What is the Pediatric Blood and Marrow Transplant Program?
Our Pediatric Blood and Marrow Transplant Program provides care for children who need transplants of stem cells.
"Hematopoietic" (him-at-oh-poy-EH-tik) cell means blood-forming, and hematopoietic cells are a kind of stem cell. When hematology doctors talk about stem cells, they almost always mean hematopoietic cells.
There are three kinds of stem cell transplants:
- Bone marrow transplant
- Peripheral blood stem cell transplant
- Cord blood transplant
The difference between the three kinds of transplants has to do with where we collect the stem cells: from the bone marrow, from the blood circulating in the body (peripheral blood) or from the umbilical cord of a newborn.
No matter which kind of transplant your child receives, the cells we use in the transplant are stem cells. These are immature blood cells that can grow into any of the other types of blood cells that your child needs: red blood cells, white blood cells, platelets, plasma cells and other important cells.
These new cells will replace the cells that your child's disease has damaged or destroyed.
What’s special about the Pediatric Blood and Marrow Transplant Program at Seattle Children’s?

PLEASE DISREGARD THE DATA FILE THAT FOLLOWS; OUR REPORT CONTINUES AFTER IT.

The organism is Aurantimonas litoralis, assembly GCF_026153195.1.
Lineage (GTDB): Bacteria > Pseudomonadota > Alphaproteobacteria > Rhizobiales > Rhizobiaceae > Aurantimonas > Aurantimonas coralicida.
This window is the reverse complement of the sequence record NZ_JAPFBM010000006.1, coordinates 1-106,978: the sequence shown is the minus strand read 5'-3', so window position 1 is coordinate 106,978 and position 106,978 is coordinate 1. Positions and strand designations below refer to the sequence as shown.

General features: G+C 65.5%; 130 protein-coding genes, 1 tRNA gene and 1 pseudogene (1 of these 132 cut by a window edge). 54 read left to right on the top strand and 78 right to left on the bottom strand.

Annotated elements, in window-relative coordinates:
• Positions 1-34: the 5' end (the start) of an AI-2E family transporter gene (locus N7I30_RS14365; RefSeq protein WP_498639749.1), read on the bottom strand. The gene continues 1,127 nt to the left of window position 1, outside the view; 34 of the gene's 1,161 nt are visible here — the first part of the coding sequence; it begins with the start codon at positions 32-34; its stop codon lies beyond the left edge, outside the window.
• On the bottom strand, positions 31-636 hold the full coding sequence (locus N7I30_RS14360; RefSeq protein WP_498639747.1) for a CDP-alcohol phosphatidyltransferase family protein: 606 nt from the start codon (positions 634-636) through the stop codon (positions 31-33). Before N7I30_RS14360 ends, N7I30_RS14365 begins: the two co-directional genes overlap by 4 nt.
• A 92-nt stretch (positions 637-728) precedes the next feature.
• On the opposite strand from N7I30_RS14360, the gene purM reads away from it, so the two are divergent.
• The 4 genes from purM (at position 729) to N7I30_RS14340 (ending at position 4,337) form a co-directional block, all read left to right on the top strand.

To perform hematopoietic cell transplants in children, we work closely with our partners from the Seattle Cancer Care Alliance (SCCA). SCCA is a partnership between Fred Hutch, UW Medicine and Seattle Children's.
Fred Hutch has one of the largest stem cell transplant centers in the world. Dr. E. Donnall Thomas pioneered bone marrow transplant there and received a Nobel Prize for his groundbreaking work.
Seattle Children's, Fred Hutch and the University of Washington are a comprehensive cancer center, as designated by the National Cancer Institute (NCI).
As a result of our doctors' expertise as pioneers in the field:
- Our transplant results are outstanding.
- We treat high-risk patients.
- We offer the latest therapies.
- We have a unique long-term follow-up program.
Our comprehensive program is designed to help your family prepare for a transplant, find a donor, go through each step of the transplant process, make the transition back home and manage any long-term transplant effects.
Who needs the Pediatric Blood and Marrow Program?
If your child has cancer or other health problems that affect the blood, your child's doctors may suggest a hematopoietic cell transplant.
These health problems include various types of leukemia, which is the most common childhood cancer, and some problems that are not cancer, such as aplastic anemia.
We use transplants for some solid tumors in children, including neuroblastoma.
We also use transplants to treat patients with immune deficiency diseases.
To learn more about all aspects of our Pediatric Blood and Marrow Transplant Program, visit the pediatric transplant section of the SCCA website.
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